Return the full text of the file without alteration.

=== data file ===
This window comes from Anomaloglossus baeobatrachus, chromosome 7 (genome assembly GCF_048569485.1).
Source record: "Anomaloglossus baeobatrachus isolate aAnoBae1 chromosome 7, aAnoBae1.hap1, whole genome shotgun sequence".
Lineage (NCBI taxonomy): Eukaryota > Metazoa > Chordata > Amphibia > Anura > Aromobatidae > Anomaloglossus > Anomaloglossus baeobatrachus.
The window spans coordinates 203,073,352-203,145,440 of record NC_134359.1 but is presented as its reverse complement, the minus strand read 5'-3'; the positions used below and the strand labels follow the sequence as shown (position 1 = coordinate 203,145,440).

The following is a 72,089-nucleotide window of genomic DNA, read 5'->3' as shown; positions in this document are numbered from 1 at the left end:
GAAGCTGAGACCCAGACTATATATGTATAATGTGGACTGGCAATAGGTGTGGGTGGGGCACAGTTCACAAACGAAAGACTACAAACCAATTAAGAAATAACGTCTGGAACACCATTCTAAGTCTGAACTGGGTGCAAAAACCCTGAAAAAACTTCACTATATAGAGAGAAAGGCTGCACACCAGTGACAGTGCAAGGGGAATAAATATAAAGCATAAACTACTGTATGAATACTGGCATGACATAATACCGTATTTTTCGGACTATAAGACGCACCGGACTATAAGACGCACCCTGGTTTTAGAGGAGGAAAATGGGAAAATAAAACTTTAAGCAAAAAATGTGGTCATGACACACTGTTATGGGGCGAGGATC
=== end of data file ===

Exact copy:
This window comes from Anomaloglossus baeobatrachus, chromosome 7 (genome assembly GCF_048569485.1).
Source record: "Anomaloglossus baeobatrachus isolate aAnoBae1 chromosome 7, aAnoBae1.hap1, whole genome shotgun sequence".
Lineage (NCBI taxonomy): Eukaryota > Metazoa > Chordata > Amphibia > Anura > Aromobatidae > Anomaloglossus > Anomaloglossus baeobatrachus.
The window spans coordinates 203,073,352-203,145,440 of record NC_134359.1 but is presented as its reverse complement, the minus strand read 5'-3'; the positions used below and the strand labels follow the sequence as shown (position 1 = coordinate 203,145,440).

The following is a 72,089-nucleotide window of genomic DNA, read 5'->3' as shown; positions in this document are numbered from 1 at the left end:
GAAGCTGAGACCCAGACTATATATGTATAATGTGGACTGGCAATAGGTGTGGGTGGGGCACAGTTCACAAACGAAAGACTACAAACCAATTAAGAAATAACGTCTGGAACACCATTCTAAGTCTGAACTGGGTGCAAAAACCCTGAAAAAACTTCACTATATAGAGAGAAAGGCTGCACACCAGTGACAGTGCAAGGGGAATAAATATAAAGCATAAACTACTGTATGAATACTGGCATGACATAATACCGTATTTTTCGGACTATAAGACGCACCGGACTATAAGACGCACCCTGGTTTTAGAGGAGGAAAATGGGAAAATAAAACTTTAAGCAAAAAATGTGGTCATGACACACTGTTATGGGGCGAGGATC